Archive for June, 2007

The obligatory iPhone post

June 30, 2007

The new iPhone is here! The new iPhone is here!



New Poll Finds That Young Americans Are Leaning Left

June 27, 2007

Thus saith the NY Times. For those who take this as good news, it’s too bad that these left-leaning young Americans will be out-reproduced by their right-leaning peers.

Polls reveal my ongoing effort to be honest with myself and others: they are tempting to believe when they support my own views, but so easy to dismiss otherwise because of the many factors by which a poll can be made to return approximately whatever results the pollsters desire. This one, for example, was based on phone interviews with 659 people aged 17-29. The CIA World Factbook reports about 202 million Americans aged 15-64, which means there are likely around 50 million or more aged 17-29.

659 people out of 50 million is 1.318/100,000th of one percent of the total target population. Can any statisticians confirm whether that’s a sufficiently large sample size?

Let a stranger pick your baby’s name

June 24, 2007

From the Wall Street Journal: I guess people are becoming more sophisticated in their approach to picking names for their children (i.e., they are freaking out). They want something snappy, not trendy, and that will give their children a “corporate edge” when time comes for them to get jobs.

This means a lot more “made-up” names. In that respect, I think some of our foreign friends have a better system than we do:

In Germany, the government still bans invented names and names that don’t clearly designate a child’s sex. Sweden and Denmark forbid names that officials think might subject a child to ridicule. Swedish authorities have rejected such names as Veranda, Ikea and Metallica.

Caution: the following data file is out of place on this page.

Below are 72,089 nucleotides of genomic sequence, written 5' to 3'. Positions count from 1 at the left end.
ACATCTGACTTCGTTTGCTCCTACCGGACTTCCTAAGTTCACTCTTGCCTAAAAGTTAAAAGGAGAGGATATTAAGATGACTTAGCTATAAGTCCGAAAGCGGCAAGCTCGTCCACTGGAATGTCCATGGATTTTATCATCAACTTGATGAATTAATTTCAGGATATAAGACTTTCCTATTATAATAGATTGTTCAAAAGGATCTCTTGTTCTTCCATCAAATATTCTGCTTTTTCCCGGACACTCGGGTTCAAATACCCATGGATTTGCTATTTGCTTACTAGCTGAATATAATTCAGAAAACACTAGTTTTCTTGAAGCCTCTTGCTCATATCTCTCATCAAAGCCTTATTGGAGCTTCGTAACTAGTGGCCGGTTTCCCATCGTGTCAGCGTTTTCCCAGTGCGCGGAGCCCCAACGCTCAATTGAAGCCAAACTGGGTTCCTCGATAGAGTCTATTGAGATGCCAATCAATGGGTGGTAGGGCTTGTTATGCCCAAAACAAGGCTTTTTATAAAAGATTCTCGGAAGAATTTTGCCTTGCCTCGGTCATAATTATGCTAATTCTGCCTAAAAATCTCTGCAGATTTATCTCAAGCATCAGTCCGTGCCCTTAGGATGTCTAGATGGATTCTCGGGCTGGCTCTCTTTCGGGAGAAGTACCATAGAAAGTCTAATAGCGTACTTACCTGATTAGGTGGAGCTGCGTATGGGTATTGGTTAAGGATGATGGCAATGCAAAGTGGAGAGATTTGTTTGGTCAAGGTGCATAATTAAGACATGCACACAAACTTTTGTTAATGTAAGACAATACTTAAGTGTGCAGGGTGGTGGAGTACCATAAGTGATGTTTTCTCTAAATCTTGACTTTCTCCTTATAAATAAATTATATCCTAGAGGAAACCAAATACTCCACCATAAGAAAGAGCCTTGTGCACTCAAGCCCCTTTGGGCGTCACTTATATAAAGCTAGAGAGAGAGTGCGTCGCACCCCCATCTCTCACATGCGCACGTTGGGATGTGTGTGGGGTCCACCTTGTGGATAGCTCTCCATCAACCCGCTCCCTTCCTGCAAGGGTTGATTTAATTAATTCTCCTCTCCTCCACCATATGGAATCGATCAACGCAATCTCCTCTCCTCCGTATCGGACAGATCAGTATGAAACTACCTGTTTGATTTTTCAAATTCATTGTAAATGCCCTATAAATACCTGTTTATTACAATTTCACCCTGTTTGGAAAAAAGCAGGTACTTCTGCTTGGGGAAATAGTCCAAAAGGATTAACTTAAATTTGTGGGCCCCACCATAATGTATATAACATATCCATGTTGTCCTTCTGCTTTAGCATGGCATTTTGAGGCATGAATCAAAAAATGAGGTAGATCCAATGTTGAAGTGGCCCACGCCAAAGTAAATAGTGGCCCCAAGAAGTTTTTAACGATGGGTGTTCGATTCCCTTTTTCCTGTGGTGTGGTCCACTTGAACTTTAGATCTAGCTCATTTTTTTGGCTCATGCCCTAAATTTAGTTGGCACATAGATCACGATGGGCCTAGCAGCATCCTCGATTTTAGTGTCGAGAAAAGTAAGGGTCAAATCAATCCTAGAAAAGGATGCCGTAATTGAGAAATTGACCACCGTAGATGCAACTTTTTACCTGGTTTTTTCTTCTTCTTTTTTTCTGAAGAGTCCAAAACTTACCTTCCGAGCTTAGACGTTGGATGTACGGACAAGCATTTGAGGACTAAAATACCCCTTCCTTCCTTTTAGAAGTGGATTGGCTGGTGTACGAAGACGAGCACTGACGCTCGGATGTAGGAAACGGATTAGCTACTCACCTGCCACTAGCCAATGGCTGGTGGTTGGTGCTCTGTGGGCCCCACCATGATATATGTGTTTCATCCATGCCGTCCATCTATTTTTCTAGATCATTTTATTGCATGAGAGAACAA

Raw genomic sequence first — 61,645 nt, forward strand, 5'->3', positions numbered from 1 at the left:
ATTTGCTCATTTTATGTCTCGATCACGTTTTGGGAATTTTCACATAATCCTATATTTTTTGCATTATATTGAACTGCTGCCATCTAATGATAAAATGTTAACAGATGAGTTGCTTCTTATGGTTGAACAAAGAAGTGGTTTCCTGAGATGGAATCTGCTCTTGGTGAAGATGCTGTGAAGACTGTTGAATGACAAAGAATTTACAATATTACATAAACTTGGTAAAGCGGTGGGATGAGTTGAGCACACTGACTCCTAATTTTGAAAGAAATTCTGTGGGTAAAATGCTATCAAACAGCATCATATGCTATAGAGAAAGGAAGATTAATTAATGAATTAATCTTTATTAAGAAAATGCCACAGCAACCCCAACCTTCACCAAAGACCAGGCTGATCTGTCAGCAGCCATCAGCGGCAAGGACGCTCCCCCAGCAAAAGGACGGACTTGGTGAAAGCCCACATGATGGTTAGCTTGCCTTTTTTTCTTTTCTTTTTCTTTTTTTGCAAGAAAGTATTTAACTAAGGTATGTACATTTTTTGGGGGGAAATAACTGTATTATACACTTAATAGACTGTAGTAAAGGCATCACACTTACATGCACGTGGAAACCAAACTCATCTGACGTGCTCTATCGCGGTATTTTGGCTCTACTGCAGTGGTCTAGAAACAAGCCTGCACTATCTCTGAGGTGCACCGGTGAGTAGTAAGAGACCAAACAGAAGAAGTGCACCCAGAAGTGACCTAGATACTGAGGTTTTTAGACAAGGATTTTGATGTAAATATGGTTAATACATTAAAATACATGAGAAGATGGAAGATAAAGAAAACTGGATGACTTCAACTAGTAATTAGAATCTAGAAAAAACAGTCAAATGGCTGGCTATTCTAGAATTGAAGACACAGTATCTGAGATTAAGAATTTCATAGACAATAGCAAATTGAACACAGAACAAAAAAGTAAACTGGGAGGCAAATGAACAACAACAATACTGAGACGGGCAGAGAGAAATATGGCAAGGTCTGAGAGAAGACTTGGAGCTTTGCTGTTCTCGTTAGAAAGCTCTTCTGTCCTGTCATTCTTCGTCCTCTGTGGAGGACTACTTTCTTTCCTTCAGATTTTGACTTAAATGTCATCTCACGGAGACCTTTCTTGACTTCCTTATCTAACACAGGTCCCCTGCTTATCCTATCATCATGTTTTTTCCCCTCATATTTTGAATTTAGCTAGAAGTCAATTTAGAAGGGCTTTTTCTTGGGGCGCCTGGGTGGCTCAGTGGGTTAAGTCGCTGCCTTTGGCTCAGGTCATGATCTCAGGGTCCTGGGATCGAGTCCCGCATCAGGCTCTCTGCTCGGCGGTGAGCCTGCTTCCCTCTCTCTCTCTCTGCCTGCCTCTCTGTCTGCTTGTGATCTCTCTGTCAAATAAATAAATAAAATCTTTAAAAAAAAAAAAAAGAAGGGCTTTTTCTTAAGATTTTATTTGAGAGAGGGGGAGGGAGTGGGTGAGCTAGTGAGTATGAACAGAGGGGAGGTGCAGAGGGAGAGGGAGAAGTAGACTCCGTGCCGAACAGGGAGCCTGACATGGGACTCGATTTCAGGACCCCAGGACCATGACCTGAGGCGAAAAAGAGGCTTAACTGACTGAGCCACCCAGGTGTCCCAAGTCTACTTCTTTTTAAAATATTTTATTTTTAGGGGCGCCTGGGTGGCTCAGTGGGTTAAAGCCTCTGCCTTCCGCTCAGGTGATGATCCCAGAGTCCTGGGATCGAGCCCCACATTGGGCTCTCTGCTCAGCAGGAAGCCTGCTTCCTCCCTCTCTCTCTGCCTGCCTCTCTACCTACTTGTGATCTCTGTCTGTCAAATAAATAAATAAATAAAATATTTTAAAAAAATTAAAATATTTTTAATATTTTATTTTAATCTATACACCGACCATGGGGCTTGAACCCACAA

A few that have come across my path in recent weeks: Slivy, Jenifer, Ginnifer, Raluca. Don’t forget Orange’jello and Lemon’jello . . . I’m serious. And I was helped the other day at Home Depot by a woman named Na’Stashia. As Russ said in National Lampoon’s Vacation, “Is that made up? That sounds made up.”

Toronto’s as gay as it gets

June 21, 2007

No, really: that’s their new tourism campaign. I kid you not.

Article here.
I’d be pissed off if I were an American sailor. Apparently it’s okay to stereotype now, too? Pink makes my head hurt . . .

Spelling’s nnot her stronng point

June 21, 2007

Seen on Craigslist:

Cannon, EOS 620 Camera – $160

Presumably, she had the camera sitting in front of her as she typed this ad . . . it bore two pictures of the said camera, after all. How some people can misspell something that’s staring them in the face is puzzling to me. Students do it with my name, even though I’ve spelled it properly for them on the syllabus. I remember as an undergrad, going to talk with my French History prof and seeing a fellow student’s essay atop a stack of papers on his desk. We had written essays on Emile Zola’s L’Assommoir, which features a character named Coupeau. The student consistently spelled it “COPEAU”. Maybe it’s time to crack the book open again?

The Craigslist ad continues:

In great condition, has wonderful flash. This Cannon is mannual and automatic.

Better color from future browsers

June 19, 2007

I was pleased to see this at CNET News, and it answered a question I’ve had for a while: why pictures look so much richer on my own screen than online. Safari already gives better colors, but Firefox is supposed to introduce improvements in this area this summer.

For now, there’s little point employing the more sophisticated color schemes on the Web. IE, Firefox and Opera can’t display them, and worse, Adobe RGB images, for example, typically look worse than sRGB on the Web. That’s because the non-Safari browsers, incorrectly interpreting an Adobe RGB image as sRGB, drain the images of some of their color.